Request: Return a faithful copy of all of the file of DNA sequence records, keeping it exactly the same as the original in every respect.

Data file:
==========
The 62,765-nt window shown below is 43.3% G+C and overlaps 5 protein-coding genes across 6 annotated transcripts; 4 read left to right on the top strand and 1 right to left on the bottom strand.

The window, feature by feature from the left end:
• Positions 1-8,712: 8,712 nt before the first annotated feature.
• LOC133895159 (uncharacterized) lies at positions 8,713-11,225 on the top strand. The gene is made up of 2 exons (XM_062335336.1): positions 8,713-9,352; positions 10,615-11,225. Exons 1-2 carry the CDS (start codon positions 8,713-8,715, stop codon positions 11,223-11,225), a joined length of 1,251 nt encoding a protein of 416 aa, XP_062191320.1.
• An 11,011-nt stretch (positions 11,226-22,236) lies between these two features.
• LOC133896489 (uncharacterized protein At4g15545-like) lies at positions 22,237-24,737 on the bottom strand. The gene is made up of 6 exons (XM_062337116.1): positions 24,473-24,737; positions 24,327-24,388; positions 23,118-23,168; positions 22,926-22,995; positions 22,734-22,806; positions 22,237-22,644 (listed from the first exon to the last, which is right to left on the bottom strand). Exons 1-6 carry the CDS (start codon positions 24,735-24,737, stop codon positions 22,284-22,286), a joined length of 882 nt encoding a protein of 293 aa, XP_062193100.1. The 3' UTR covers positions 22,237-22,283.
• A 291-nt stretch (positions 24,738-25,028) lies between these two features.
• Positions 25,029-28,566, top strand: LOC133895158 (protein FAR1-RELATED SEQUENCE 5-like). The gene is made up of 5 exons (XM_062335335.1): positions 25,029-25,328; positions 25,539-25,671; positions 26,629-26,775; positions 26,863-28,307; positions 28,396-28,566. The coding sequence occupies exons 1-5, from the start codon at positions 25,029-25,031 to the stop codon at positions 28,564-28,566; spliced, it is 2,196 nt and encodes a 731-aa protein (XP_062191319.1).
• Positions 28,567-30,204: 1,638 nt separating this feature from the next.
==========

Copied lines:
The 62,765-nt window shown below is 43.3% G+C and overlaps 5 protein-coding genes across 6 annotated transcripts; 4 read left to right on the top strand and 1 right to left on the bottom strand.

The window, feature by feature from the left end:
• Positions 1-8,712: 8,712 nt before the first annotated feature.
• LOC133895159 (uncharacterized) lies at positions 8,713-11,225 on the top strand. The gene is made up of 2 exons (XM_062335336.1): positions 8,713-9,352; positions 10,615-11,225. Exons 1-2 carry the CDS (start codon positions 8,713-8,715, stop codon positions 11,223-11,225), a joined length of 1,251 nt encoding a protein of 416 aa, XP_062191320.1.
• An 11,011-nt stretch (positions 11,226-22,236) lies between these two features.
• LOC133896489 (uncharacterized protein At4g15545-like) lies at positions 22,237-24,737 on the bottom strand. The gene is made up of 6 exons (XM_062337116.1): positions 24,473-24,737; positions 24,327-24,388; positions 23,118-23,168; positions 22,926-22,995; positions 22,734-22,806; positions 22,237-22,644 (listed from the first exon to the last, which is right to left on the bottom strand). Exons 1-6 carry the CDS (start codon positions 24,735-24,737, stop codon positions 22,284-22,286), a joined length of 882 nt encoding a protein of 293 aa, XP_062193100.1. The 3' UTR covers positions 22,237-22,283.
• A 291-nt stretch (positions 24,738-25,028) lies between these two features.
• Positions 25,029-28,566, top strand: LOC133895158 (protein FAR1-RELATED SEQUENCE 5-like). The gene is made up of 5 exons (XM_062335335.1): positions 25,029-25,328; positions 25,539-25,671; positions 26,629-26,775; positions 26,863-28,307; positions 28,396-28,566. The coding sequence occupies exons 1-5, from the start codon at positions 25,029-25,031 to the stop codon at positions 28,564-28,566; spliced, it is 2,196 nt and encodes a 731-aa protein (XP_062191319.1).
• Positions 28,567-30,204: 1,638 nt separating this feature from the next.